1.15 / Review

Selections from the 2010 MFA Exhibition

By Dena Beard May 19, 2010

Perhaps rereading BorgesLabyrinths prior to attending the California College of the Arts (CCA) 2010 MFA Exhibition wasn’t the wisest idea. In the swelling crowd and the maze of cubicle-like spaces, Borges’ parables of non-linearity overlapped with the contingency of choices, making me wary of overdetermination. As a result—and a disclaimer—these “selections” are based on an entangled narrative of personal predilections and investigations. Two artists, however, navigated the unruly terrain of the exhibition, finding clever ways out of the labyrinth, both spatially and conceptually.

Malak Helmy's Records from the Excited State (2010) is tucked into a sidewall at the exterior of the space and seems bigger than its meager allotment. Six Kodak Ektagraphic AF-2 slide projectors are stacked on an industrial armature that stands at more than ten feet. Timed at one image per eight seconds, their projections fill a lateral outcropping of the wall, accompanied by that always seductive flashing, thunking, and clicking of obsolete technology. The created light shapes are irregular rectangles piled upon one another, imprecisely keystoned. Each moment of glancing light searches for its place in space and time, conversing back and forth with the advancing carousel, waiting for its image to drop, but, like a failed slideshow from a traveling relative, never quite realizes the full picture.

Helmy continues to play with this slippage between location, materiality, and technology in two adjacent digital video pieces. One video, Statements from the Compound (2010), focuses on how the linguistic production of space can prohibit the flexibility of an environment. The narrator’s recitations about the compound are echoed in a nearby wood-block sculpture, which was constructed using a software program that translated the grammar of his speech into three-dimensional objects. The second video, Notes from the Carbon Coast (2010), considers carbon as a metaphor for developing urban centers. According to the narrative, carbon can excite itself into a new state of being as a diamond, but will eventually regress to its lesser state. Alternately, carbon can also suspend itself in a state of constant excitement, where all things are possible. Both videos channel Chris Marker’s Sans Soleil (1983), satirizing the soothing

Malak Helmy. Notes from the Carbon Coast, 2010; digital video; 2:32 min. Courtesy of the Artist.

Hannah Ireland. The Proscenium, 2010; dance by Michelle Fletcher, May 6, 2010, 6-8:30 p.m. at California College of the Arts. Courtesy of the Artist.

narrative voice and montage of “illustrations” that delineate the documentary genre and successfully gesture toward ideas of geography and social structure without limiting visual resonance.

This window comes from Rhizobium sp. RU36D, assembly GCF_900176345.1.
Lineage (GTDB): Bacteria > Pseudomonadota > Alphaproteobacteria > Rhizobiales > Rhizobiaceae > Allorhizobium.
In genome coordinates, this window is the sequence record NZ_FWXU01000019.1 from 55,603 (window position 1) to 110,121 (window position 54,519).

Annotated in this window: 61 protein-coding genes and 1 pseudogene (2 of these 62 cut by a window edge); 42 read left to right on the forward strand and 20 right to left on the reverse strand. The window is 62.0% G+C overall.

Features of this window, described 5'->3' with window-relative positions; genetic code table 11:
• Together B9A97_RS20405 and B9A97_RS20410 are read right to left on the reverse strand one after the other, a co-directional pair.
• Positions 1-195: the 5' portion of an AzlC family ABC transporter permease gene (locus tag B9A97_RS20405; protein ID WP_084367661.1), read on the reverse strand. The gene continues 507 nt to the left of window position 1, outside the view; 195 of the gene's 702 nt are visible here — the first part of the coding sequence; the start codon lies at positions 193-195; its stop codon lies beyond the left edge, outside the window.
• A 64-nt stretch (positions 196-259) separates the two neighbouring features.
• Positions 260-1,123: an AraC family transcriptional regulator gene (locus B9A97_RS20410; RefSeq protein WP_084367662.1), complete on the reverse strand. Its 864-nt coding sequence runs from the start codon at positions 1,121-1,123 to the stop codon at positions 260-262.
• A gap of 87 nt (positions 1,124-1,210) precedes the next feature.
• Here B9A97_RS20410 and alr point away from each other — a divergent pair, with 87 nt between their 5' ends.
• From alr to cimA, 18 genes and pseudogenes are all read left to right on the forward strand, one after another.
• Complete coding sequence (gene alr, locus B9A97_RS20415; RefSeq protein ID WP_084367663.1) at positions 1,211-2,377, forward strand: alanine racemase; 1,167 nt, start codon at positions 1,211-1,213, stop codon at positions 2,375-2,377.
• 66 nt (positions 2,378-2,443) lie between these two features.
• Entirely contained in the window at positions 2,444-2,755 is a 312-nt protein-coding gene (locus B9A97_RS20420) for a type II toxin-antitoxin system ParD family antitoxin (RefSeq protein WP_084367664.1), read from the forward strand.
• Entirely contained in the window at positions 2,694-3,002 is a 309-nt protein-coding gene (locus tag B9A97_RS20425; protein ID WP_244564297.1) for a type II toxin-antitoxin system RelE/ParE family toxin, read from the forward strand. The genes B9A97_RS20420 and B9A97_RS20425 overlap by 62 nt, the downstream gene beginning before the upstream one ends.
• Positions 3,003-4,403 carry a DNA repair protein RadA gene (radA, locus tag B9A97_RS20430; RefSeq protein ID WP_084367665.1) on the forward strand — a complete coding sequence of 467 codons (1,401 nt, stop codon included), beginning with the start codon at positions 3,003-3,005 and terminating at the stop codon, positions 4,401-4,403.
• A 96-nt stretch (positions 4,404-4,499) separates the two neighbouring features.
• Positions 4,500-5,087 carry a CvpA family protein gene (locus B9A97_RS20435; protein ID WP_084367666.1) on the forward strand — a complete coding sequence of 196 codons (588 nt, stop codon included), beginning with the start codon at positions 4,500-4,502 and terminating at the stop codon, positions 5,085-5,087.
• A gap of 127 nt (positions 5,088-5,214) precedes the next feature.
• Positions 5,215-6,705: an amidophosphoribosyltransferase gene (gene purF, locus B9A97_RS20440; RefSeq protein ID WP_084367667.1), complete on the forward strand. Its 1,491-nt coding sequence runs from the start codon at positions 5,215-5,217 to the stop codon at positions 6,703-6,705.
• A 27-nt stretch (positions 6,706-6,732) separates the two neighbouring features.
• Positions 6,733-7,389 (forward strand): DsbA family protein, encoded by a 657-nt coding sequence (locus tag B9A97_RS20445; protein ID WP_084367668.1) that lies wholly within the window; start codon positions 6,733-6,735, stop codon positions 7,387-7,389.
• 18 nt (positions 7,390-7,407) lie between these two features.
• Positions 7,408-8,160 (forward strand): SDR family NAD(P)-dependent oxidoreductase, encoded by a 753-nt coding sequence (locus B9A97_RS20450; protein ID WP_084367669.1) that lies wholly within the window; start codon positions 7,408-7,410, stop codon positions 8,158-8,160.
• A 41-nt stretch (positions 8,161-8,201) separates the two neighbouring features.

Similarly finding a niche in the labyrinth, Hannah Ireland’s piece involved a dancer performing The Proscenium (2010) above visitors’ heads in CCA’s atrium. This distance was amplified when I later learned that it was accompanied by a pre-recorded video of an analogous dance, shown at eye-level on a screen inside the doors. The Proscenium points to three kinds of movement: the responsive motions of a live performance, the everyday interactions of people within the space, and the document of choreography as it exists without interferences from the public. Hovering above us, the dancer reacted to our comings and goings, adding in some moves from the Moonwalk, Jumpstyle, and Madison, seeming to riff off of the dynamics in the atrium and goading us to join her.

Ireland has previously worked from YouTube clips, comparing the individual modifications made to popular dance and the odd vantage of watching a performance performed for and to personal computers. At CCA, the dancer oscillated between coy playfulness, ecstatic floor stomping, and lethargic rejection. These shifts felt decidedly pop cultural—reflected in the measured bodily distance between the familiarity of pop and the posturing of high art, between YouTube and live performance, between historical dance and contemporary “moves.” Recognizing and reclaiming these physical departures, The Proscenium bridged that chasm of unfamiliarity that separates so many of us from performance art.

As a final personal reflection on the exhibition, working as the MATRIX curatorial assistant with UC Berkeley graduate students on their MFA exhibitions for the past three years has been a tremendous exercise in managing expectations. And rightly so—nothing can quite compare to the knee-buckling anxiety caused by exchanging academic study for a labor that is only very rarely validated, critically or financially. Even so, the energy generated by emerging artists fuels dialogues in every facet of society; conversations begun in art classrooms inform and instigate San Francisco's utopian experiments, political interventions, and digital renaissance, renegotiating slightly the perceptual landscape with each new graduating class. Without them, we would be lost.


The 2010 MFA Exhibition was on view at California College of the Arts through May 15, 2010.

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